Bismarck was a textbook reactionary but to him we owe the welfare state. For him it was a tool to ward off revolution and to make the reactionary parts of his policies palatable to the masses. He had to fight the short-sighted conservatives/reactionaries who would have triggered the feared revolution pretty soon, if nothing had been done. He (unlike them) understood that in order to go back to before 1789 as far as the power structure went, some rather radical changes were necessary for it to be sustainable. Give them more to lose than their chains and they will put up with being chained (which btw is a charge levelled these days against the 'liberal' state by right-wing neo-feudalists and pseudo-libertarians on a regular base as part of their assault on the welfare state or what counts as such in the US).

And whenever we make some incremental progress, it is championed by liberals and opposed by conservatives, practically by definition.

I think the problem I have with this is 'liberal' and 'conservative' and 'reactionary' have meant many different things in different contexts, different times, etc. I think using a broad brush in some ways blurs the distinction between cases. For example, I'd say Woodrow Wilson was a liberal. However, I'd say some of the things he did (frex: signing the Espionage and Sedition Acts) were not what I would consider liberal.

And more to the point, successes or failures of 'liberals' or 'conservatives' at some point in the past do little to inform the wisdom of current 'liberals' or 'conservatives'.

Or more simply, what slart and russell said:

Getting at what people mean by the words they use is sort of an interest of mine. It aids clarity, IMO.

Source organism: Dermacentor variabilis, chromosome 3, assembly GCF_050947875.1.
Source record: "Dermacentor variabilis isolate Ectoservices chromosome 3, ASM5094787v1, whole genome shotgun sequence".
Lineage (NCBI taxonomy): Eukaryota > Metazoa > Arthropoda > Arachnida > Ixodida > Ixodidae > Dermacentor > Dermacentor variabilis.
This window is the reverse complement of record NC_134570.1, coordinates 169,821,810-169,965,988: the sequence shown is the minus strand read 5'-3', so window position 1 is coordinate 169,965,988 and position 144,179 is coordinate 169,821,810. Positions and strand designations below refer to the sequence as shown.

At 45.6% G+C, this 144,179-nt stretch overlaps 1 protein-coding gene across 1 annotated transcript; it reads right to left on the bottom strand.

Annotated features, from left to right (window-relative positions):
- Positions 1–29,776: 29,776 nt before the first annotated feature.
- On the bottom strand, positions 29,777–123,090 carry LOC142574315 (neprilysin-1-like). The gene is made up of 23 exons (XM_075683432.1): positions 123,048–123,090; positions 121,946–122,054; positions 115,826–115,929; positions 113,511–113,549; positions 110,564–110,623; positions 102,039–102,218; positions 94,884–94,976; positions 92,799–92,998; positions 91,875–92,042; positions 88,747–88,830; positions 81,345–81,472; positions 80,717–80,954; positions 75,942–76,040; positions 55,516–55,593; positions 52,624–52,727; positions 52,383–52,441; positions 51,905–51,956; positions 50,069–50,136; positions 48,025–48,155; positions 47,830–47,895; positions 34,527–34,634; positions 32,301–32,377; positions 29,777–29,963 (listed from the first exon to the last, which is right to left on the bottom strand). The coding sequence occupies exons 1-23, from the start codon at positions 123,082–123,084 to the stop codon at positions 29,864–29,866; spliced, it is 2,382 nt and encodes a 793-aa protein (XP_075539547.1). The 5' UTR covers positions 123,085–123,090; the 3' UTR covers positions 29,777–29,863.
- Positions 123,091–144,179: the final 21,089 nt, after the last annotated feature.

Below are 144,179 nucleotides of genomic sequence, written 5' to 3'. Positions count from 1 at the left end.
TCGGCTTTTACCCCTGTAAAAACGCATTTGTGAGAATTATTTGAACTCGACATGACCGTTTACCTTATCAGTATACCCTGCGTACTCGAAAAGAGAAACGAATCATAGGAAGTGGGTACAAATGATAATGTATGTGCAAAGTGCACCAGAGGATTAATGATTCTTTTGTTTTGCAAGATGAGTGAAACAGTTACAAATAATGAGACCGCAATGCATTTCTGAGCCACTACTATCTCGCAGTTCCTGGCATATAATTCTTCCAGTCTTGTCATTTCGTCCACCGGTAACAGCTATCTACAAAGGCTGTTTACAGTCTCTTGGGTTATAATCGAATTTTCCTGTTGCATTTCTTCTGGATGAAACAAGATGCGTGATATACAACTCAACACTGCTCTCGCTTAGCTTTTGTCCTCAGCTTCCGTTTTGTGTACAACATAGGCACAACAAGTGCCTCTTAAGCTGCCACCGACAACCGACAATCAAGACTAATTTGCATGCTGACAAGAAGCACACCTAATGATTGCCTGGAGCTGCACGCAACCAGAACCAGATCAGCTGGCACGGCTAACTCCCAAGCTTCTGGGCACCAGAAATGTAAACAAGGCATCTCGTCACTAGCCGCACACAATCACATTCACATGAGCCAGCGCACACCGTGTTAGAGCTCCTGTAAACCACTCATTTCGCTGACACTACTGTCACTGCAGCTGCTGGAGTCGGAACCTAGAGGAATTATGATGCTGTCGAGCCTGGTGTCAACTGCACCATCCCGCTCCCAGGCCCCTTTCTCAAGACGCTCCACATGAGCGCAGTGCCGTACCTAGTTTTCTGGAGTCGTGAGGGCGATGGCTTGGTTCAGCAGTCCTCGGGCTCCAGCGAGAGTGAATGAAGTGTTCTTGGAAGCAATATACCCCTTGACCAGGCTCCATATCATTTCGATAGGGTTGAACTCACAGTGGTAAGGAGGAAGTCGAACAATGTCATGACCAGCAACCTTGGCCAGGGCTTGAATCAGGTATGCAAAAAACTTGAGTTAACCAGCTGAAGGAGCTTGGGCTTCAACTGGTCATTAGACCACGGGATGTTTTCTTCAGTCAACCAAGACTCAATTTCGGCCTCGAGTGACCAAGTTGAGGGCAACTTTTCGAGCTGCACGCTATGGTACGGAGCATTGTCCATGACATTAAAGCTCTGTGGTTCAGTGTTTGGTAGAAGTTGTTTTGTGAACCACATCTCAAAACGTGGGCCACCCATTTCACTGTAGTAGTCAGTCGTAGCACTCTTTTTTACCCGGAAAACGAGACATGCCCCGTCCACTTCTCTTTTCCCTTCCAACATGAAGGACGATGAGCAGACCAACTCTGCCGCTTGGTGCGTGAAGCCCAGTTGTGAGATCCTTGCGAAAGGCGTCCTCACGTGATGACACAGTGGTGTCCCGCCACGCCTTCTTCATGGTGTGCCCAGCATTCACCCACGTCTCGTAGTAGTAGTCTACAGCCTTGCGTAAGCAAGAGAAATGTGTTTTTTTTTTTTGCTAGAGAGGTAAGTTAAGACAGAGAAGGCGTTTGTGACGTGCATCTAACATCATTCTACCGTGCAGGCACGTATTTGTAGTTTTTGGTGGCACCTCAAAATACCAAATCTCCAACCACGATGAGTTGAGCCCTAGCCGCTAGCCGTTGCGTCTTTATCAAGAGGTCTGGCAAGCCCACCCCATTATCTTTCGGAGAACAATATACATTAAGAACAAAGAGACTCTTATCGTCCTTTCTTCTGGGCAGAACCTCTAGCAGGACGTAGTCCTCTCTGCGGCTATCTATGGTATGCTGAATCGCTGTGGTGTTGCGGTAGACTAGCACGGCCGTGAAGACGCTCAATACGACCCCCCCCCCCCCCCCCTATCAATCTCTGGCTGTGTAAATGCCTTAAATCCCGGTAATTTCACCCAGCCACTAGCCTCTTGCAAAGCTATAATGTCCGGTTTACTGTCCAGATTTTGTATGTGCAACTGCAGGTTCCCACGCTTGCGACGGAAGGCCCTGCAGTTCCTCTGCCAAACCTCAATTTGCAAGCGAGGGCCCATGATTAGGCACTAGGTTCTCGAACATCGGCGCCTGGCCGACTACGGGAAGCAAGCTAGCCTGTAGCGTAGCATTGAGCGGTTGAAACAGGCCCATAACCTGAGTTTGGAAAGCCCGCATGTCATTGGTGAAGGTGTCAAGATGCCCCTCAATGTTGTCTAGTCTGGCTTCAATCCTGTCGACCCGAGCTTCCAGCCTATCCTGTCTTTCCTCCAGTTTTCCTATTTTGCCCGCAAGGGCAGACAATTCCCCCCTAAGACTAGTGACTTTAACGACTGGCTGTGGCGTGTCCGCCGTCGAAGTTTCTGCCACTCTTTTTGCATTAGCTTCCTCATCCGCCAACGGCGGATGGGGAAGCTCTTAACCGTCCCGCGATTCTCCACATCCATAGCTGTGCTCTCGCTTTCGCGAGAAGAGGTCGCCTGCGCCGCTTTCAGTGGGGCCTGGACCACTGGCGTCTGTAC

Perhaps it will be more constructive to address specifics, and not worry about the label.

Just to grab onto one of Slart's examples:

Undoing the arms build-up of US police departments: also reactionary?

Is the wisdom and practical effects of this particular effort informed in any way if it is classified as 'conservative', 'liberal', or 'reactionary'? I don't think so.

wiki:

In intellectual history, the Idea of Progress is the idea that advances in technology, science, and social organization can produce an improvement in the human condition. That is, people can become better in terms of quality of life (social progress) through economic development (modernization), and the application of science and technology (scientific progress). The assumption is that the process will happen once people apply their reason and skills, for it is not divinely foreordained.

and:

Conservatism as a political and social philosophy promotes retaining traditional social institutions in the context of the culture and civilization. Some conservatives seek to preserve things as they are, emphasizing stability and continuity, while others, called reactionaries, oppose modernism and seek a return to "the way things were".

these are the standard meanings of the words.


See, the last 18 or so comments are why I am not a troll.

you're a troll because you troll.

these are the standard meanings of the words.

Why did you use text from the 'Idea of Progress' wiki article and not the 'Liberalism' article?

these are the standard meanings of the words

That's well and good. But as I have pointed out, it's not quite as simple as pointing to a Wikipedia article as a line of cleavage.

you're a troll because you troll.

Gotta disagree, Cleek.

Brett is not a troll because he doesn't troll . . . that is, he isn't here looking to start fights. I disagree with him sometimes. But neither of us is looking to start a fight; we just don't agree. (Ditto, for that matter, Russell and various others.)

From the wiki on liberalism: